The VZ 70 (Travis Pike for TTAG)
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I’ve always wanted a Walther PPK in .32 ACP. They are neat little guns but haven’t been made or imported in what seems like forever. James Bond is always associated with the PPK, and the PPK is always associated with the .380. However, it bears mentioning that the original Bond PPK was a .32 ACP. According to Q, it hit like a brick through a plate glass window. Sadly, the .32 ACP PPKs are expensive. Do you know what’s not expensive and is pretty close to a PPK? A VZ 70.

The VZ 70 isn’t a Walther or even a German gun, but it’s something more like a Czech cousin once removed. The VZ 70 is a blowback-operated, compact pistol that has some very Walther-like cues. The barrel is fixed and doubles as the recoil rod. The gun fires from a single-stack magazine has a DA/SA action and has a safety decocker combination. It’s not a Walther, but it scratches my itch for an overly heavy, metal framed .32 ACP.

What’s the VZ 70

The VZ 70 is an evolution of the VZ 50. The VZ is an abbreviation for Vzor, which means model in Czech. The VZ 50 was designed as a police pistol for the police that fell under the Ministry of the Interior. Czech gun designers come in pairs for one reason or another, and both the CZ 75 and VZ 50 had a pair of brothers leading the charge. Jan and Jaroslav Kratochvíl designed the VZ 50.

The VZ 50 became the VZ 70 in 1970. The gun was basically the same in principle, but a number of updates were made. The changes are mostly small. They amounted to mostly ergonomic changes. There were other things, like where the serial number was stamped. Overall, the biggest change between the two was the grip shape.

The VZ 70 isn’t a Walther, but its pretty close. (Travis Pike for TTAG)

Try as the Czechs might, the VZ 70 can’t escape that Cold War Soviet style. It’s a big, heavy steel gun that isn’t refined or fancy. The grips are that ugly but effective bakelite. Plus, it’s a big heavy pistol in a somewhat anemic caliber, at least anemic as far as duty guns go. All traits of the glorious Soviet Union.

Yet, like most of the Czech designs, there is some refinement to it. It’s smooth with angles that make it look attractive. While it’s very Walther-like, it’s got its own flair and doesn’t just clone Bond’s favorite gun. A gun that weighs 25 ounces and chambers the .32 ACP.

The Ergonomics of the VZ 70

This oddball of a gun has an odd grip shape. It’s quite thick for a .32 ACP pistol. You can try to make the excuse that it’s a product of its era, but the Colt M1903 offered a much thinner grip and so did the Savage M1907 and an entire list of pistols. The grip is dummy thick and feels like a 2×4.

Oooh boy, that thing is thick. (Travis Pike for TTAG)

The safety is frame-mounted and not slide-mounted like a Walther. It’s also a three-position design. It has a fire and safe, and the third position decocks the gun. The VZ 70 could be carried locked and cocked with the safety on. The safety is easy enough to use and to reach with your thumb.

It’s fire, safe, and decock, so the gun could be carried locked and cocked. (Travis Pike for TTAG)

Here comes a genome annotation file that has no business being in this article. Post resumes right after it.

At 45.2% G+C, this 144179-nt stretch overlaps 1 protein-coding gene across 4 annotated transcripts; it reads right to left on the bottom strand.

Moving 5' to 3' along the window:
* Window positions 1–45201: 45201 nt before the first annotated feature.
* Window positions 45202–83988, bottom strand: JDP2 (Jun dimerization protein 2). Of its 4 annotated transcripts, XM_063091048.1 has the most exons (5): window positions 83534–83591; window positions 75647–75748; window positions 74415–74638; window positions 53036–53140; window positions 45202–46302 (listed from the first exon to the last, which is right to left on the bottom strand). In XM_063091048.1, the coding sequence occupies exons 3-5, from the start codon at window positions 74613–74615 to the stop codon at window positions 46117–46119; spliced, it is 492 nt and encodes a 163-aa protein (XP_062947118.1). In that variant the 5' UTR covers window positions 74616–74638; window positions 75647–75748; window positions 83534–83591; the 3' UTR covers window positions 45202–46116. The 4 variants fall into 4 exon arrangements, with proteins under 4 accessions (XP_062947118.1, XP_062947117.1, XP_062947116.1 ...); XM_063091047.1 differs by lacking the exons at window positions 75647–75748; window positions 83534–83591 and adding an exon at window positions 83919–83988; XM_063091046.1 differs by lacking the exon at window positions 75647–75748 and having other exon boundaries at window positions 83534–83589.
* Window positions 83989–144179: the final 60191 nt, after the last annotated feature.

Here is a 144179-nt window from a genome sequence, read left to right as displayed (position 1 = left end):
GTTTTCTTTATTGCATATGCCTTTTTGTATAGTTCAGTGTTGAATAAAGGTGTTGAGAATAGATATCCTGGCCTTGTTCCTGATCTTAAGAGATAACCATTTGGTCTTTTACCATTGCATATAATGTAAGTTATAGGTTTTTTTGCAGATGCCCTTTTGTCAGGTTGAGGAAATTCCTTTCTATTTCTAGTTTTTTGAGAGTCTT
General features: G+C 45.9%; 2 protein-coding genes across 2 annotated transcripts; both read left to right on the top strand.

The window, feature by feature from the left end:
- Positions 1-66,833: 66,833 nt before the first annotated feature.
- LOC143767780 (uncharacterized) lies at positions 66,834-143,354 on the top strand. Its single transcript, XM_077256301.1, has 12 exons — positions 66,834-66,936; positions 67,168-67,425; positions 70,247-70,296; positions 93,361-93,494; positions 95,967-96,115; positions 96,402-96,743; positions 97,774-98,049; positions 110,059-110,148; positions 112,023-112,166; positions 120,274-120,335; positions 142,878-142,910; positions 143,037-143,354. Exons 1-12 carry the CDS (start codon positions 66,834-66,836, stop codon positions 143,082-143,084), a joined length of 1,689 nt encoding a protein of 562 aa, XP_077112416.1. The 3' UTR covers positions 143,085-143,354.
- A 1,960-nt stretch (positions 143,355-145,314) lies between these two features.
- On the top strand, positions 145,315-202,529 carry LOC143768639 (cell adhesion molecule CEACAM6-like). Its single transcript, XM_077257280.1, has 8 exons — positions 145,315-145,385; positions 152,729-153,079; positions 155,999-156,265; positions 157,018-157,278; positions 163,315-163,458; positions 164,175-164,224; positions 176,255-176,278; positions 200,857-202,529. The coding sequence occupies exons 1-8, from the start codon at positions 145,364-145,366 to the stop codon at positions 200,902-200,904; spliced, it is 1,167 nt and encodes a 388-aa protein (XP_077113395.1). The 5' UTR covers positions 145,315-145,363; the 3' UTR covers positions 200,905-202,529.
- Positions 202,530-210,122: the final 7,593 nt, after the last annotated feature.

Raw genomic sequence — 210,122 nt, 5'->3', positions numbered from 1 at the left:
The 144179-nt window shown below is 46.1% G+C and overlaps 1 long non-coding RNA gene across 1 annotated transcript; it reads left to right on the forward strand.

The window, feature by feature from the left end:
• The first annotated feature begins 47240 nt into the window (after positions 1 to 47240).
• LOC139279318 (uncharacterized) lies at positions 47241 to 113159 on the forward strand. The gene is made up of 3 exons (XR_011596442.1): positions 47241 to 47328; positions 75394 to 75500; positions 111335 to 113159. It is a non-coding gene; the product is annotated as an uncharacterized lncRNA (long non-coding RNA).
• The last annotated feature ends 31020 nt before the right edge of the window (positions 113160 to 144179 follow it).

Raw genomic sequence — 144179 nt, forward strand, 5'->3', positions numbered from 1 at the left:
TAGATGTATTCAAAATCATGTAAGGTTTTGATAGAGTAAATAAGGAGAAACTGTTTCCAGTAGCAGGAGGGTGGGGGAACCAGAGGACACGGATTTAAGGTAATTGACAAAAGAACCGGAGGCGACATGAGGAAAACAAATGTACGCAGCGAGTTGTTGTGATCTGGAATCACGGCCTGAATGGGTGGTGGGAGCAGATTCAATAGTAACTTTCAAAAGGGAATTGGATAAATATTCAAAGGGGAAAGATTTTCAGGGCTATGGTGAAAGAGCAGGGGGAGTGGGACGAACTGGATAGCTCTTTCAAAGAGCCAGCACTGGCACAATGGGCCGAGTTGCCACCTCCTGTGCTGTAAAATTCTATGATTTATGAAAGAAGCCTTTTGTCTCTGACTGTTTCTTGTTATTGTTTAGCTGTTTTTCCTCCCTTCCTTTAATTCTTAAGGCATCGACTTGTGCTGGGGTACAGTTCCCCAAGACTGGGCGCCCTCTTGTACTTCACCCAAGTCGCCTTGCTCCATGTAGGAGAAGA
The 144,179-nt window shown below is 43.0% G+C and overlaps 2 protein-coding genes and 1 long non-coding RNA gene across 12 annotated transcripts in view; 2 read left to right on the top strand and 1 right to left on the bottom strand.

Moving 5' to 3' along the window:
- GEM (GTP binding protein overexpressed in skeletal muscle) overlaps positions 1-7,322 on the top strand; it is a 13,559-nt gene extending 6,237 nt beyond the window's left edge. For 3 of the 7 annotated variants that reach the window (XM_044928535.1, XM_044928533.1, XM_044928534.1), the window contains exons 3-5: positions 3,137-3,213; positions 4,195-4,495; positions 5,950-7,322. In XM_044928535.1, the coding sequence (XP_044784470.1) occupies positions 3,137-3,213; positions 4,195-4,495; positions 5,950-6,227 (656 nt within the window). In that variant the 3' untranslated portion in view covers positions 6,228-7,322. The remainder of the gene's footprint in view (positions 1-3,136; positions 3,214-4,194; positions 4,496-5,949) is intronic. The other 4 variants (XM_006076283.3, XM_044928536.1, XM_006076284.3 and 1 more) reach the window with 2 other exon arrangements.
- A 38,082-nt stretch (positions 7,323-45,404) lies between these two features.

The magazine release sits forward on the grips and is small and awkward to reach. It won’t be the quickest magazine change because the magazine doesn’t drop freely. On the opposite side of the safety and magazine release sits a weird button. That’s actually designed to allow you to disassemble the gun.

To the Range With the VZ 70

The blowback principle ensures you feel every little bit of recoil from the little .32 ACP. Luckily, it isn’t much, but it’s more than you expect. It’s got a little punch to it, but way less than its .380 counterparts. Controlling the gun and keeping it on target isn’t difficult. I imagine if I needed to chase down a thought criminal behind the iron curtain, this would be a fine gun to use. Political enemies of the communist party wouldn’t stand a chance and neither did my steel target.

Recoil from the .32 ACP wasn’t bad, but was worse than expected. (Travis Pike for TTAG)

Accuracy is fine as long as the conditions are optimal. Optimal means I can take my time to find the small sights and get them lined up nicely. It also means I forget the double-action trigger entirely. If you ever feel like you want to work your hands out, then grab a VZ 70. The double action is absolutely atrocious. It’s brutal, long, heavy, gritty and just bad.

On the flip side, the single action is light and crisp. Surprisingly so. The double action might as well be an additional safety. With the single action and time to align the sights, I can hit targets as far as 25 yards. I can even hit them over and over. Up close, within 10 yards, I can shoot the VZ 70 fast enough that I’d trust it for defensive purposes. I can land every round from the eight-round magazine into the black of a B8 target in about 6.5 seconds if I start with the gun in single action.

The double action trigger will make your hands stronger. (Travis Pike for TTAG)

Does It Run

I went through 300 rounds of .32 ACP without a hitch. It took a couple of range trips, and I worked the double action enough that my right hand has gotten stronger. It’s a very enjoyable gun to shoot, so I can’t complain too much.

It wouldn’t be my first choice, but it could be a carry gun in a pinch. (Travis Pike for TTAG)

AmmoToGo sponsored my ammo for the review. I used primarily Magtech lead round-nose ammo. I also had some PMC Bronze standard FMJs. It all fed without issue, and with the price of .32 ACP, I’m appreciative to AmmoToGo for sending me 300 rounds to throw downrange for testing.